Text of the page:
Hoe gemaak met ‘n groot tros

April 6th, 2016 § 2 comments § permalink

Danksy Herman Lensing weet ek ook nou. Ten spyte van die erge droogte, hang die laaste trosse van die oes swaarder as ooit tevore. Wyndruiwe is klein met dik doppe en ouskool pitte, maar word soeter gepluk as tafeldruiwe. So toe ek vandag verby die laaste kratte van hierdie oesjaar stap, gryp ek ‘n paar trosse Cabernet Sauvignon* om Herman se plat druifbrood van ‘n onlangse Inspirasiekos met Sarie-program na te maak.

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Makliker kan dit nie. ‘n Sakkie klaargemaakte deeg by jou plaaslike supermark se bakkery en die res is at your own discretion. Herman se weergawe het bloukaas, heuning, sout, peper en uitvoergehalte pitlose druiwe bevat. Ek het sy raad gevolg en ‘n bakplaat vrot van die olyfolie gegooi, die deeg dun uitgerek en toe met vingerpunte vol dimpels gedruk. My topping het bestaan uit: » Read the rest of this entry «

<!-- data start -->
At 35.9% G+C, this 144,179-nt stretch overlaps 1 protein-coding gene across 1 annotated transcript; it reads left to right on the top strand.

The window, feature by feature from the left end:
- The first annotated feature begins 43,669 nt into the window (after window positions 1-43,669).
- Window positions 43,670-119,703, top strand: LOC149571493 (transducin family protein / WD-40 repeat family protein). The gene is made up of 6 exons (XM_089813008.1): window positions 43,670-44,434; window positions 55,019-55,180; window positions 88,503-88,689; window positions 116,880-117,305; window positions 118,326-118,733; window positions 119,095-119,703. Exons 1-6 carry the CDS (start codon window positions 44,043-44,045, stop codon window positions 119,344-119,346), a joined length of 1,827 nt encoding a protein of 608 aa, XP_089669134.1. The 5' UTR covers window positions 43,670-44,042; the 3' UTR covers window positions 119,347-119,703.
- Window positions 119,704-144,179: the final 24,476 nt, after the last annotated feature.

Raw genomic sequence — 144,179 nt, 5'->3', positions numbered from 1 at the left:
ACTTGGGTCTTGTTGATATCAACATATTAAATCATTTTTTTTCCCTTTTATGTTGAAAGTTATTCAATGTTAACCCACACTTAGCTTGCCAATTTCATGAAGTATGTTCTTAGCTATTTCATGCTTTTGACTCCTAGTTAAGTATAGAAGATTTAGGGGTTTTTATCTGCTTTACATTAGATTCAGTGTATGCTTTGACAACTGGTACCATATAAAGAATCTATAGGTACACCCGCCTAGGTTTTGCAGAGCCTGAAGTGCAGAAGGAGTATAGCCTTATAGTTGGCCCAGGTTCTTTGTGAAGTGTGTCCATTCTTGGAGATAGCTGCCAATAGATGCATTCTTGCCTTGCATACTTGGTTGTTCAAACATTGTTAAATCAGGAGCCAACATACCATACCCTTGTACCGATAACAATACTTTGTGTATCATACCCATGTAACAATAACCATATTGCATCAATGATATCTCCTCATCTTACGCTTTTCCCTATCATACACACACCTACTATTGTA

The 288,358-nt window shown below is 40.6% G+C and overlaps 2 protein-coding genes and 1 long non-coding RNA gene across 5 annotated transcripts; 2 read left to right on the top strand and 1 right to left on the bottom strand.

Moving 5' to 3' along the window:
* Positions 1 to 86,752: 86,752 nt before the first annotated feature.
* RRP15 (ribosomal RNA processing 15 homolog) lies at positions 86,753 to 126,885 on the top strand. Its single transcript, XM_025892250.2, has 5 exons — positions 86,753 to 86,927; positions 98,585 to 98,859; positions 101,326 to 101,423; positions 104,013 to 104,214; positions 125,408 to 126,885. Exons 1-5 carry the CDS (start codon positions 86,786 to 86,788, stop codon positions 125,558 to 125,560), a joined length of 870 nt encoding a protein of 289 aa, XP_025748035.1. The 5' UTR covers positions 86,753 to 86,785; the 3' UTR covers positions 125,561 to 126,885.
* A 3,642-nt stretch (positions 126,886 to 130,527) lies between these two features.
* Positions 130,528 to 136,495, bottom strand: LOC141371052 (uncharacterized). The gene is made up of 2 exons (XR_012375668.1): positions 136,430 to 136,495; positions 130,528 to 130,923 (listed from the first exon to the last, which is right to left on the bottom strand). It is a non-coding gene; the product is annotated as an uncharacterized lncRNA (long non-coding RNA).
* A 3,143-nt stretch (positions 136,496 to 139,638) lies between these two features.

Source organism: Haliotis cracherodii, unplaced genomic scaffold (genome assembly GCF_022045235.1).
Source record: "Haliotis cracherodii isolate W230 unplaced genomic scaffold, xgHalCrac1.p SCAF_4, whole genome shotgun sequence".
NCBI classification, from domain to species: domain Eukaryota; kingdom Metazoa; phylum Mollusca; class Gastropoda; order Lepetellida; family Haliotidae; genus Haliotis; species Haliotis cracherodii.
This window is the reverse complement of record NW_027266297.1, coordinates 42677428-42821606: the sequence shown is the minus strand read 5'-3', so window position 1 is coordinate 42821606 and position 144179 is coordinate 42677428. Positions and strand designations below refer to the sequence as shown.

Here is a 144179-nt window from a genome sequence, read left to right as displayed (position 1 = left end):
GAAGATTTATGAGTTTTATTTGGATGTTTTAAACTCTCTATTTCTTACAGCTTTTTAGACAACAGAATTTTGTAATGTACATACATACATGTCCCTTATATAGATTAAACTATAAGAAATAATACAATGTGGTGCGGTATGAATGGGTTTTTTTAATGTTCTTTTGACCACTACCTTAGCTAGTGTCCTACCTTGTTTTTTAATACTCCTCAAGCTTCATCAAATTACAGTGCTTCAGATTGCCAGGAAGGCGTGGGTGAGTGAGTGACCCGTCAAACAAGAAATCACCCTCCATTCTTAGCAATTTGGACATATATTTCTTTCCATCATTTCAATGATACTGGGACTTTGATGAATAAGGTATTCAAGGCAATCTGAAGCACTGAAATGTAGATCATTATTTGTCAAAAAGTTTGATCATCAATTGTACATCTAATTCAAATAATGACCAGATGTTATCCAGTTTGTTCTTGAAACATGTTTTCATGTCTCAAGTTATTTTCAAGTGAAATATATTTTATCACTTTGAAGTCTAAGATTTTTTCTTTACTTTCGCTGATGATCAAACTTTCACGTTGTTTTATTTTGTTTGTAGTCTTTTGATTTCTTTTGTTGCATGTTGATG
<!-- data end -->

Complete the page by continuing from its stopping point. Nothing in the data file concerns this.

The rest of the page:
Hantamlam, neem my hand…

March 10th, 2016 § 2 comments § permalink

The hipsters can keep their bacon. My heart belongs to lamb. South African lamb from the Karoo, to be exact. Possibly the best in the world, renowned for its herbaceous, tender meat.

The Woordfees is in full swing in Stellenbosch and despite an extensive festival program, it was Bertus Basson’s tasting of Merino lamb from four districts around South Africa that caught my eye. Four legs of lamb prepared in the exact same way, alongside four award-winning Veritas wines. We had to taste and score the lamb individually and pair each with a wine. Not unlike speed dating for the taste buds.

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Book Review – Wine, Women and Good Hope: A history of scandalous behaviour in the Cape

February 23rd, 2016 § 5 comments § permalink

Of all the books I’ve read on Cape history, this is the first to focus solely on booze, whoring and fraud. I was tickled to read that author June McKinnon is a granny, and less surprised that she holds a Masters degree in history.  She recounts the ins-and-outs of the Cape’s raucous citizens with detached empathy, while extracting valuable historical nuggets from the social swill.

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Starting with Jan van Riebeeck’s arrival in 1652, McKinnon runs through three centuries of high jinx and low blows, and if she sounds slightly exasperated towards the late 1800s, it’s entirely understandable. » Read the rest of this entry «

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